We begin discussing being “woke” to racism and Shannan’s son, Robert.
“That’s where that peacemaking spirit comes alive within us…not peace keeping, but peacemaking, which requires work and requires us to get kinda bossy, it requires us to get a little loud about certain things, in ways that might upset the people around us and that’s okay, because MY SON is worth it.”
The now infamous Cinnamon Roll Recipe
35:10 “I’m not here changing the world. I’m just giving a lot of rides.”
“That is what many of my neighbors need [a car ride]. They don’t need me to try to fix them, because they don’t need fixed. And they don’t need me to fix their lives, because I can’t. A lot of the stuff they’re facing is stuff that is going to have to be God’ work and we trust that it will be. I can not fix addiction. I can not fix generational poverty. I can not fix oppression. I can not fix a lot of the things my neighbor’s struggle with, but I can give a ride.”
“If we can start to believe that a bowl of soup or a ride to work matters….If we can really believe that making one person’s life better makes the world better, because it does. Making the world better for that one person, makes the world better.”
“Be available for inconveniences.”
“If we are Christ followers our calling and our ministry is to live as people who love and are loved by our neighbors.”
We begin discussing her husband’s job as jail Chaplin
and how Shannan partners with him.
“Christians love to talk about how Jesus promises us an abundant life, but we tend to think of that as GOOD, like money and peace and comfort and faith and all these things that are good things. I’ve started to see that abundance means everything. It doesn’t just mean the good things. It means ALL of the things, some of which are going to break our hearts, but thats where we know that suffering helps us to endure, and endurance builds our character, and character does give us hope. I mean, we’ve got to have all of that in place in our lives. That is what the abundant life is.”
We discuss the current launch of The Ministry of Ordinary Places
and her future.
“God is vibrantly alive in their midst and they can choose to join Him there.”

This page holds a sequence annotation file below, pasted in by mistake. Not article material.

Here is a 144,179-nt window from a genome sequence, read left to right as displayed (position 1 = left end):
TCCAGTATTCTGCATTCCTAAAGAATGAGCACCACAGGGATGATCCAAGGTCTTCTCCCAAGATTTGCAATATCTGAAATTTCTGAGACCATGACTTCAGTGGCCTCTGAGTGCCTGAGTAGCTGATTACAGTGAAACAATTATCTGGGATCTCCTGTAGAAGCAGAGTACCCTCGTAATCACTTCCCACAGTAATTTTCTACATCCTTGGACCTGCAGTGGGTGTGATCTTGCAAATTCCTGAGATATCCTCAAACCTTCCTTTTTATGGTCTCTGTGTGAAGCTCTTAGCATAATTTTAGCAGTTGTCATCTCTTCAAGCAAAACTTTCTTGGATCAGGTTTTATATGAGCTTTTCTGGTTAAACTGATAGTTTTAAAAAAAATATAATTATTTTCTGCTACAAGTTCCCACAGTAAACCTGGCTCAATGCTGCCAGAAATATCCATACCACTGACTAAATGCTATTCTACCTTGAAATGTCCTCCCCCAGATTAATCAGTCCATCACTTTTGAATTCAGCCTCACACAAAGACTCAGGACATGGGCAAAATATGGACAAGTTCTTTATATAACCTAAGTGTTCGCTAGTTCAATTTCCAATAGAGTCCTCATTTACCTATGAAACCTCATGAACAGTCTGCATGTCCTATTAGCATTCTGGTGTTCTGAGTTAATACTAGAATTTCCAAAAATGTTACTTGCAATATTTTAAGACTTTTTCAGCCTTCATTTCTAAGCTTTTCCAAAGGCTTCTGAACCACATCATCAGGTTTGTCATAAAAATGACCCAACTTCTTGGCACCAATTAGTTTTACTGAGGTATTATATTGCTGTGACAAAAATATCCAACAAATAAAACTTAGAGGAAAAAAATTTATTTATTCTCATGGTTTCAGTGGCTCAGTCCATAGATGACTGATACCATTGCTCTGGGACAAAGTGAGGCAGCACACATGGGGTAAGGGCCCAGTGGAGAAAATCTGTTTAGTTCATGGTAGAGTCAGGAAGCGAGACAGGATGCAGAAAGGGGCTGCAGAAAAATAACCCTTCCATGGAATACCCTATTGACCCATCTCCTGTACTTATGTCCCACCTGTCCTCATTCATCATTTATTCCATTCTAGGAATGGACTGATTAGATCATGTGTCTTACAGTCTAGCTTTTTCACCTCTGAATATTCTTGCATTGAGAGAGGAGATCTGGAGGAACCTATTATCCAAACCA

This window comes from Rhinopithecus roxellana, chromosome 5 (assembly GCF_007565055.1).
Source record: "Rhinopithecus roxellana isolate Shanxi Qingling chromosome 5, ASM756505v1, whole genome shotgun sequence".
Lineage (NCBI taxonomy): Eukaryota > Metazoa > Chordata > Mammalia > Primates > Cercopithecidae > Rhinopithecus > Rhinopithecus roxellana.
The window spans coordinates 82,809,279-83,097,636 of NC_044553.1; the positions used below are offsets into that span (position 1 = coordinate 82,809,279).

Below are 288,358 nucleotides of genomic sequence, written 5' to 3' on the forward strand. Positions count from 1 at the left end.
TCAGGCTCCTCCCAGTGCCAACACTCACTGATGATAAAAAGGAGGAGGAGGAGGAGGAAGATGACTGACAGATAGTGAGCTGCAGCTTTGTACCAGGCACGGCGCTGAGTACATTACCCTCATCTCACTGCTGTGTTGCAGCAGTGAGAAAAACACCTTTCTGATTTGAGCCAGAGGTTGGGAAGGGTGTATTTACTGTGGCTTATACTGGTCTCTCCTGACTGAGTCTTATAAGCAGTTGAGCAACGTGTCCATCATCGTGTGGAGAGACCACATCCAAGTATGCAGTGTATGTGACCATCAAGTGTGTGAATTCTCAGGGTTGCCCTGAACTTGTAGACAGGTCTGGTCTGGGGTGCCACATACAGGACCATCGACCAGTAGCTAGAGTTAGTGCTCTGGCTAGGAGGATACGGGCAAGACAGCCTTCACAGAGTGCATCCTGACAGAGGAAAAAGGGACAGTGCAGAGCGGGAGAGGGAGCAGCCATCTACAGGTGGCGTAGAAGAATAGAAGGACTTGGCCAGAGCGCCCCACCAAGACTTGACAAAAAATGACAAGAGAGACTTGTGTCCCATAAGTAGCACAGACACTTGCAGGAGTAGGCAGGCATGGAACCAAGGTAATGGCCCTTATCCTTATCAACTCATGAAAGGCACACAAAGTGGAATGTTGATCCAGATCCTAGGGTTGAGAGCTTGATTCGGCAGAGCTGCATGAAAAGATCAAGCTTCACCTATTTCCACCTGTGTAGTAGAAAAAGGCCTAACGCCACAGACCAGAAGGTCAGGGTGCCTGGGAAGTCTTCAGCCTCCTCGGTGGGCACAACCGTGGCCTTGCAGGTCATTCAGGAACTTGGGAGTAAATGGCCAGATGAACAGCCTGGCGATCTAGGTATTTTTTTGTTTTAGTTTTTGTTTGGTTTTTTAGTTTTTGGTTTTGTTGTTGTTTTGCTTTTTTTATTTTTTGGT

“Quite literally, stand outside their front door and look 360 degrees around them, like what is right in front of me that I can be paying attention to. It might take time. Neighboring and ministering in our ordinary places is slow work and we can allow ourselves to cast away this idea that we’ve gotta go drum up business for the Lord….I don’t need to drum up business. I just need to be attentive to my place.”
We talk about tattoo removal for inmates and how she is volunteering.
“There are people, and I honestly would have been one of these people at a certain point in my life who would say, ‘That is not our problem. You got the tattoo. You live with the tattoo. We’re not spending time and money on this. I mean, I would have been that girl. I would have been that woman saying those things. And to begin to constantly seek to see the people around us through the light of God’s compassion and love is just a gift. It is a gift to me. That’s how I want people to assume the best of me. I don’t want to be pushed into the corner of my worst moments, because I’ve got some pretty ugly moments too.”
We’re all made in the image of God. We all have goodness in us. And we’re all sort of the worst. We’re all the good and all the bad. We don’t have to look at the world in this dichotomy of I’m good, you’re bad. We get to live in kinship with the people around us. We get to give and receive from them. We get to love them and be loved by the people around us no matter what they look like. That is where we will encounter Jesus.”
Amber’s Book recs.
Designed For Joy
is a transitional work experience for women coming from trafficking, time in prison, homelessness and other vulnerable situations. The women receive a living wage for their work creating a brand of jewelry and bags.
I own several Designed For Joy
pieces that always receive compliments from my friends and spark conversations on how we can wear cute jewelry and carry cute bags with greater joy, because we are providing a much needed job to women in the triangle.